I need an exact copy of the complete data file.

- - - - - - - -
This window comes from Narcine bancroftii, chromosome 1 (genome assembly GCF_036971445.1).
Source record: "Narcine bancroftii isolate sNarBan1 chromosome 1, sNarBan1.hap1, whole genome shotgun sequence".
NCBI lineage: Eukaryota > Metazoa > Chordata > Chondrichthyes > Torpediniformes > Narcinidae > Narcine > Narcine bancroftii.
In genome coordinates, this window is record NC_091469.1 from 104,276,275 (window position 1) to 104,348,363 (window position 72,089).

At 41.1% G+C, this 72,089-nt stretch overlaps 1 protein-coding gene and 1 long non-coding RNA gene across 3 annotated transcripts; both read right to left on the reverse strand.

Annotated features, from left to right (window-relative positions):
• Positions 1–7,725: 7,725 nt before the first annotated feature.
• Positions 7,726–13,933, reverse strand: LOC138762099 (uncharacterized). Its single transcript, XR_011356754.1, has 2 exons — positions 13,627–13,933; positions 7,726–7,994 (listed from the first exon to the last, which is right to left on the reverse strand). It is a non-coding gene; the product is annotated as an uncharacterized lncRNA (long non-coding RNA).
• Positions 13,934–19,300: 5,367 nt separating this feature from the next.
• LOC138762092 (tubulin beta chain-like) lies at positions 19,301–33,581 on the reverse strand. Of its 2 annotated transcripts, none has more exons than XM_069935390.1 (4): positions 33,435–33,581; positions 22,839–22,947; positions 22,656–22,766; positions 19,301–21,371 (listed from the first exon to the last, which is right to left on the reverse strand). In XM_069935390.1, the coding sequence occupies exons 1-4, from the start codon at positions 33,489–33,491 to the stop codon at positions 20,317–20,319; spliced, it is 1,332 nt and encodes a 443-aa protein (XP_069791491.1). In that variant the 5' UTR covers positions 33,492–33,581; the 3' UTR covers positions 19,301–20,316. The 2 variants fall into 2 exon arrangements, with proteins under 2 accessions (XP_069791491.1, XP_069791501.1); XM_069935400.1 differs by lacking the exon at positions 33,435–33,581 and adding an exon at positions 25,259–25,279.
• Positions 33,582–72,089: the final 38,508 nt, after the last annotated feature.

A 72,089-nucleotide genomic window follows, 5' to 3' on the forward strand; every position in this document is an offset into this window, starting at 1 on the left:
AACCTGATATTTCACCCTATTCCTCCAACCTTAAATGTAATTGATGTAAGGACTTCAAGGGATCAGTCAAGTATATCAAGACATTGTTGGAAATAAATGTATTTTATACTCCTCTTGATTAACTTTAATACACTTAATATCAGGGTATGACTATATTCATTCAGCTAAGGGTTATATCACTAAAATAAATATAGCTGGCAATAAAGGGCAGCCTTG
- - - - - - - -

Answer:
This window comes from Narcine bancroftii, chromosome 1 (genome assembly GCF_036971445.1).
Source record: "Narcine bancroftii isolate sNarBan1 chromosome 1, sNarBan1.hap1, whole genome shotgun sequence".
NCBI lineage: Eukaryota > Metazoa > Chordata > Chondrichthyes > Torpediniformes > Narcinidae > Narcine > Narcine bancroftii.
In genome coordinates, this window is record NC_091469.1 from 104,276,275 (window position 1) to 104,348,363 (window position 72,089).

At 41.1% G+C, this 72,089-nt stretch overlaps 1 protein-coding gene and 1 long non-coding RNA gene across 3 annotated transcripts; both read right to left on the reverse strand.

Annotated features, from left to right (window-relative positions):
• Positions 1–7,725: 7,725 nt before the first annotated feature.
• Positions 7,726–13,933, reverse strand: LOC138762099 (uncharacterized). Its single transcript, XR_011356754.1, has 2 exons — positions 13,627–13,933; positions 7,726–7,994 (listed from the first exon to the last, which is right to left on the reverse strand). It is a non-coding gene; the product is annotated as an uncharacterized lncRNA (long non-coding RNA).
• Positions 13,934–19,300: 5,367 nt separating this feature from the next.
• LOC138762092 (tubulin beta chain-like) lies at positions 19,301–33,581 on the reverse strand. Of its 2 annotated transcripts, none has more exons than XM_069935390.1 (4): positions 33,435–33,581; positions 22,839–22,947; positions 22,656–22,766; positions 19,301–21,371 (listed from the first exon to the last, which is right to left on the reverse strand). In XM_069935390.1, the coding sequence occupies exons 1-4, from the start codon at positions 33,489–33,491 to the stop codon at positions 20,317–20,319; spliced, it is 1,332 nt and encodes a 443-aa protein (XP_069791491.1). In that variant the 5' UTR covers positions 33,492–33,581; the 3' UTR covers positions 19,301–20,316. The 2 variants fall into 2 exon arrangements, with proteins under 2 accessions (XP_069791491.1, XP_069791501.1); XM_069935400.1 differs by lacking the exon at positions 33,435–33,581 and adding an exon at positions 25,259–25,279.
• Positions 33,582–72,089: the final 38,508 nt, after the last annotated feature.

A 72,089-nucleotide genomic window follows, 5' to 3' on the forward strand; every position in this document is an offset into this window, starting at 1 on the left:
AACCTGATATTTCACCCTATTCCTCCAACCTTAAATGTAATTGATGTAAGGACTTCAAGGGATCAGTCAAGTATATCAAGACATTGTTGGAAATAAATGTATTTTATACTCCTCTTGATTAACTTTAATACACTTAATATCAGGGTATGACTATATTCATTCAGCTAAGGGTTATATCACTAAAATAAATATAGCTGGCAATAAAGGGCAGCCTTG